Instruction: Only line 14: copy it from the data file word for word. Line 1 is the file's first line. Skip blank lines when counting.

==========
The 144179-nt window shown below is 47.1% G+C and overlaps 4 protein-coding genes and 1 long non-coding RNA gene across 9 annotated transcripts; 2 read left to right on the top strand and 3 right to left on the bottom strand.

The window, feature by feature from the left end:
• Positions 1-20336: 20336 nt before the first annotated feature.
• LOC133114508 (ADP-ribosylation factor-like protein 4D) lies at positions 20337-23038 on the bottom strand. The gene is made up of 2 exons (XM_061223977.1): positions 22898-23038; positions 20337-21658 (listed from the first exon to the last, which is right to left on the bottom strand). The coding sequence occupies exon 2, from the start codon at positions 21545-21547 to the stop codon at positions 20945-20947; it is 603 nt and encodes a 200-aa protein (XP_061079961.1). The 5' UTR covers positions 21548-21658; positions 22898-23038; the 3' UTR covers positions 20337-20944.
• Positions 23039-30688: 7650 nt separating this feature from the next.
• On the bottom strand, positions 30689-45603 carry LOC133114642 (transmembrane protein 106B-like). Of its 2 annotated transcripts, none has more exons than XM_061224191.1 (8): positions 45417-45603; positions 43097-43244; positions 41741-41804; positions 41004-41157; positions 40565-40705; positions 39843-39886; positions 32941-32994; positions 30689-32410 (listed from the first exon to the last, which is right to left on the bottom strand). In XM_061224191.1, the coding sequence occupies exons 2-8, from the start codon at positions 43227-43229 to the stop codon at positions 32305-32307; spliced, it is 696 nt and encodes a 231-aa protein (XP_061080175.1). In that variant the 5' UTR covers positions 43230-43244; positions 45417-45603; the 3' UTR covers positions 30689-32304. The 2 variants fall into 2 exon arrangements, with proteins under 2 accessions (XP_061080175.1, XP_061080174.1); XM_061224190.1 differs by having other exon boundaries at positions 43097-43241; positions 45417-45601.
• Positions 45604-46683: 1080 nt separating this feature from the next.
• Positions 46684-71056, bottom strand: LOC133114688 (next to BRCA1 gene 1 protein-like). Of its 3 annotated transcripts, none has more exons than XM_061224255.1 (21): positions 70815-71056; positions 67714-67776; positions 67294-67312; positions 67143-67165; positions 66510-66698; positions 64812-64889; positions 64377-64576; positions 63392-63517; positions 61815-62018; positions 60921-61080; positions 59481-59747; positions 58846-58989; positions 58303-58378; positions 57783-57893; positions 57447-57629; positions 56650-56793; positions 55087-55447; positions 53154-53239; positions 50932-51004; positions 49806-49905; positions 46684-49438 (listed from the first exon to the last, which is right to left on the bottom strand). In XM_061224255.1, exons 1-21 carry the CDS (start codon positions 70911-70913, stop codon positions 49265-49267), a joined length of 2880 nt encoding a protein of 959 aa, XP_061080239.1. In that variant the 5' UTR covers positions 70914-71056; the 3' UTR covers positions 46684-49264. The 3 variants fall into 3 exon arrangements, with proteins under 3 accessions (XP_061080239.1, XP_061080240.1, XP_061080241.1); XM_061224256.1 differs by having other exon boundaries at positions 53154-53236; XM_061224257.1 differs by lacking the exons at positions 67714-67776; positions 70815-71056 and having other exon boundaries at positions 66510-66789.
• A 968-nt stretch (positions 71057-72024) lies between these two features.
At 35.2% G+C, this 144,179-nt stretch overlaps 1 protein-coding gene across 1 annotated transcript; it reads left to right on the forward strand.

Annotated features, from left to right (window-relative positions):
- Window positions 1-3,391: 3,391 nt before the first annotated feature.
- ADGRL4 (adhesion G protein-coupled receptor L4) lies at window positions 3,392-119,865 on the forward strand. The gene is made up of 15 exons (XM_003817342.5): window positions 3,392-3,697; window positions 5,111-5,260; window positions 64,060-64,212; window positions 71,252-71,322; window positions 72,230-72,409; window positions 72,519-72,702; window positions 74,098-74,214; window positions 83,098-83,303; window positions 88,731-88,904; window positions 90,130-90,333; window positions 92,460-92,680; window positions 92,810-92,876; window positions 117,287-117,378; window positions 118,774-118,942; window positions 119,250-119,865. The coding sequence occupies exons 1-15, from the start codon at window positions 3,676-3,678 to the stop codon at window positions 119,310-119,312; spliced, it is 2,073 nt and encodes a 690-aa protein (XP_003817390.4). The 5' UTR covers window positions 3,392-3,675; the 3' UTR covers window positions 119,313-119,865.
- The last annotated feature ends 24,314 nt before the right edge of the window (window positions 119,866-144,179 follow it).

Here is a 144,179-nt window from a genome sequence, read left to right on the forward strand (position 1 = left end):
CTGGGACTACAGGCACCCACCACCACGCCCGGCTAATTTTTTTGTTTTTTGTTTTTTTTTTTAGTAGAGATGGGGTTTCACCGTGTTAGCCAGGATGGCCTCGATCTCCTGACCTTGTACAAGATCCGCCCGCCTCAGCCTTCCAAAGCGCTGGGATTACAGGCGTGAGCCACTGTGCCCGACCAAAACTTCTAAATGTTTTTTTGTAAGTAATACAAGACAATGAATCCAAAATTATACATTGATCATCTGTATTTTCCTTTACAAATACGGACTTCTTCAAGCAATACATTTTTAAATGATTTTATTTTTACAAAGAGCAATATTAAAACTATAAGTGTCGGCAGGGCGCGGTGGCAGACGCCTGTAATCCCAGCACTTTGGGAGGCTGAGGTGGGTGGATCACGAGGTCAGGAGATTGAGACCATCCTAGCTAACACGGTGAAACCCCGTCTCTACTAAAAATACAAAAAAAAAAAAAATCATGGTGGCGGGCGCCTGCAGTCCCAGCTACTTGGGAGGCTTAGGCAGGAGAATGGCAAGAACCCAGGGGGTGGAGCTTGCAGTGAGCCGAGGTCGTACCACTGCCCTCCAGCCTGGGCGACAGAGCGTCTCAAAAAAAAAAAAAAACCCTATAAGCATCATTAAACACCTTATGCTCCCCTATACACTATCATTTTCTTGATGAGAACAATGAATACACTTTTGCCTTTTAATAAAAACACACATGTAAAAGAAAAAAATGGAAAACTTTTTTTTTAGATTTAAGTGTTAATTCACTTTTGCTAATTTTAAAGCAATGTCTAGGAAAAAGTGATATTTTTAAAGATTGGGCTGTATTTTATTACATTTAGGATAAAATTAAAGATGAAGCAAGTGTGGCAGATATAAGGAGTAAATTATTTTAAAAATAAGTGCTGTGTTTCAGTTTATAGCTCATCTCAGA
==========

- The last annotated feature ends 24,314 nt before the right edge of the window (window positions 119,866-144,179 follow it).